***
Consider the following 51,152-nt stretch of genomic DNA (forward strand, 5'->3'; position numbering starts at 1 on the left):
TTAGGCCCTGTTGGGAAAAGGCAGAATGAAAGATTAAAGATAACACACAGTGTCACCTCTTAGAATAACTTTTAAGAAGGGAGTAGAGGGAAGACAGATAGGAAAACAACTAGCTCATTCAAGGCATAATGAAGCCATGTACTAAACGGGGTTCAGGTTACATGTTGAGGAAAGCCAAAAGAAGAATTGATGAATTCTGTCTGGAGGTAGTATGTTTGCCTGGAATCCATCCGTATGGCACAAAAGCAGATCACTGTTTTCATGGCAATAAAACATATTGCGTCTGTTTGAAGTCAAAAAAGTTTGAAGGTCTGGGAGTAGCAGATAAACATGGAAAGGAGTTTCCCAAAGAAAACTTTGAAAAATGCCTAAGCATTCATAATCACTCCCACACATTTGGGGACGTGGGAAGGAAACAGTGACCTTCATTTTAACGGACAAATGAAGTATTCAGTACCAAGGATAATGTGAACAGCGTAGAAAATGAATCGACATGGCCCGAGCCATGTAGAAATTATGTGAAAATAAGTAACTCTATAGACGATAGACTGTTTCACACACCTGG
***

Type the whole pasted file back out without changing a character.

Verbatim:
Consider the following 51,152-nt stretch of genomic DNA (forward strand, 5'->3'; position numbering starts at 1 on the left):
TTAGGCCCTGTTGGGAAAAGGCAGAATGAAAGATTAAAGATAACACACAGTGTCACCTCTTAGAATAACTTTTAAGAAGGGAGTAGAGGGAAGACAGATAGGAAAACAACTAGCTCATTCAAGGCATAATGAAGCCATGTACTAAACGGGGTTCAGGTTACATGTTGAGGAAAGCCAAAAGAAGAATTGATGAATTCTGTCTGGAGGTAGTATGTTTGCCTGGAATCCATCCGTATGGCACAAAAGCAGATCACTGTTTTCATGGCAATAAAACATATTGCGTCTGTTTGAAGTCAAAAAAGTTTGAAGGTCTGGGAGTAGCAGATAAACATGGAAAGGAGTTTCCCAAAGAAAACTTTGAAAAATGCCTAAGCATTCATAATCACTCCCACACATTTGGGGACGTGGGAAGGAAACAGTGACCTTCATTTTAACGGACAAATGAAGTATTCAGTACCAAGGATAATGTGAACAGCGTAGAAAATGAATCGACATGGCCCGAGCCATGTAGAAATTATGTGAAAATAAGTAACTCTATAGACGATAGACTGTTTCACACACCTGG